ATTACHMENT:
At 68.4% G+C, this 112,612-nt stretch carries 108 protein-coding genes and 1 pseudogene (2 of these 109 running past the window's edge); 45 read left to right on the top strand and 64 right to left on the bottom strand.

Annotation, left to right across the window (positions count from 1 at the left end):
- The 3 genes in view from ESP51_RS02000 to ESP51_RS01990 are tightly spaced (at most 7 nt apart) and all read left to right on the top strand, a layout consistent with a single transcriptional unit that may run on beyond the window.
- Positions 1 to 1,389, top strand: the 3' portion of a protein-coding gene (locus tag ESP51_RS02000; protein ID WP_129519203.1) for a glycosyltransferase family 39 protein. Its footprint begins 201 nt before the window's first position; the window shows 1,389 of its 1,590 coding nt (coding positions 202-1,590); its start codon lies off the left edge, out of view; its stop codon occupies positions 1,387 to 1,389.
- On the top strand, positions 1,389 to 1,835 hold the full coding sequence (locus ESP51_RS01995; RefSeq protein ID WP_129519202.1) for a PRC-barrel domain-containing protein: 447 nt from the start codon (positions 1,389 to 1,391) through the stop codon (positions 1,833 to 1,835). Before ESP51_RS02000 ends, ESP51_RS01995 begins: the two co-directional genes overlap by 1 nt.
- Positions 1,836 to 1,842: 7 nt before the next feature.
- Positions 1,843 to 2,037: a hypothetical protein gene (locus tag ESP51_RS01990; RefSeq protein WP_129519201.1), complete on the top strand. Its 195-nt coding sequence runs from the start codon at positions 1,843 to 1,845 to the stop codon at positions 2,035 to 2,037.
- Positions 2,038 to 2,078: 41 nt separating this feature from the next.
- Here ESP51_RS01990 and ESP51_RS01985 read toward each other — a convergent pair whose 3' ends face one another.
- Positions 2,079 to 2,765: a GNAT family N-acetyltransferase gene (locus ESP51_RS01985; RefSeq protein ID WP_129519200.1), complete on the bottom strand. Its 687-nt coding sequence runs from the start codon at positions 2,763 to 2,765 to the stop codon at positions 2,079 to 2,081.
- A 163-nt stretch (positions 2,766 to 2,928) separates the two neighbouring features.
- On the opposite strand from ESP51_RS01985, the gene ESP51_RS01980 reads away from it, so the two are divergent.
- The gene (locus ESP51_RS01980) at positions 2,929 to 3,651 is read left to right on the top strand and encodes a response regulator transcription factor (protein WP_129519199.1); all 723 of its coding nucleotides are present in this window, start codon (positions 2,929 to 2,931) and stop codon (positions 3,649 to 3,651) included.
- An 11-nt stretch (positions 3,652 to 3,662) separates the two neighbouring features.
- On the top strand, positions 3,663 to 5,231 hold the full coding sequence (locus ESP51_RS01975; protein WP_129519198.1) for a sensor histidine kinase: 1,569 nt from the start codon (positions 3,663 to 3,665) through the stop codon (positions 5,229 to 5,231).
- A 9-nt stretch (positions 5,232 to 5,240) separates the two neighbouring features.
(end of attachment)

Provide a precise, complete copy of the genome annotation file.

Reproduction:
At 68.4% G+C, this 112,612-nt stretch carries 108 protein-coding genes and 1 pseudogene (2 of these 109 running past the window's edge); 45 read left to right on the top strand and 64 right to left on the bottom strand.

Annotation, left to right across the window (positions count from 1 at the left end):
- The 3 genes in view from ESP51_RS02000 to ESP51_RS01990 are tightly spaced (at most 7 nt apart) and all read left to right on the top strand, a layout consistent with a single transcriptional unit that may run on beyond the window.
- Positions 1 to 1,389, top strand: the 3' portion of a protein-coding gene (locus tag ESP51_RS02000; protein ID WP_129519203.1) for a glycosyltransferase family 39 protein. Its footprint begins 201 nt before the window's first position; the window shows 1,389 of its 1,590 coding nt (coding positions 202-1,590); its start codon lies off the left edge, out of view; its stop codon occupies positions 1,387 to 1,389.
- On the top strand, positions 1,389 to 1,835 hold the full coding sequence (locus ESP51_RS01995; RefSeq protein ID WP_129519202.1) for a PRC-barrel domain-containing protein: 447 nt from the start codon (positions 1,389 to 1,391) through the stop codon (positions 1,833 to 1,835). Before ESP51_RS02000 ends, ESP51_RS01995 begins: the two co-directional genes overlap by 1 nt.
- Positions 1,836 to 1,842: 7 nt before the next feature.
- Positions 1,843 to 2,037: a hypothetical protein gene (locus tag ESP51_RS01990; RefSeq protein WP_129519201.1), complete on the top strand. Its 195-nt coding sequence runs from the start codon at positions 1,843 to 1,845 to the stop codon at positions 2,035 to 2,037.
- Positions 2,038 to 2,078: 41 nt separating this feature from the next.
- Here ESP51_RS01990 and ESP51_RS01985 read toward each other — a convergent pair whose 3' ends face one another.
- Positions 2,079 to 2,765: a GNAT family N-acetyltransferase gene (locus ESP51_RS01985; RefSeq protein ID WP_129519200.1), complete on the bottom strand. Its 687-nt coding sequence runs from the start codon at positions 2,763 to 2,765 to the stop codon at positions 2,079 to 2,081.
- A 163-nt stretch (positions 2,766 to 2,928) separates the two neighbouring features.
- On the opposite strand from ESP51_RS01985, the gene ESP51_RS01980 reads away from it, so the two are divergent.
- The gene (locus ESP51_RS01980) at positions 2,929 to 3,651 is read left to right on the top strand and encodes a response regulator transcription factor (protein WP_129519199.1); all 723 of its coding nucleotides are present in this window, start codon (positions 2,929 to 2,931) and stop codon (positions 3,649 to 3,651) included.
- An 11-nt stretch (positions 3,652 to 3,662) separates the two neighbouring features.
- On the top strand, positions 3,663 to 5,231 hold the full coding sequence (locus ESP51_RS01975; protein WP_129519198.1) for a sensor histidine kinase: 1,569 nt from the start codon (positions 3,663 to 3,665) through the stop codon (positions 5,229 to 5,231).
- A 9-nt stretch (positions 5,232 to 5,240) separates the two neighbouring features.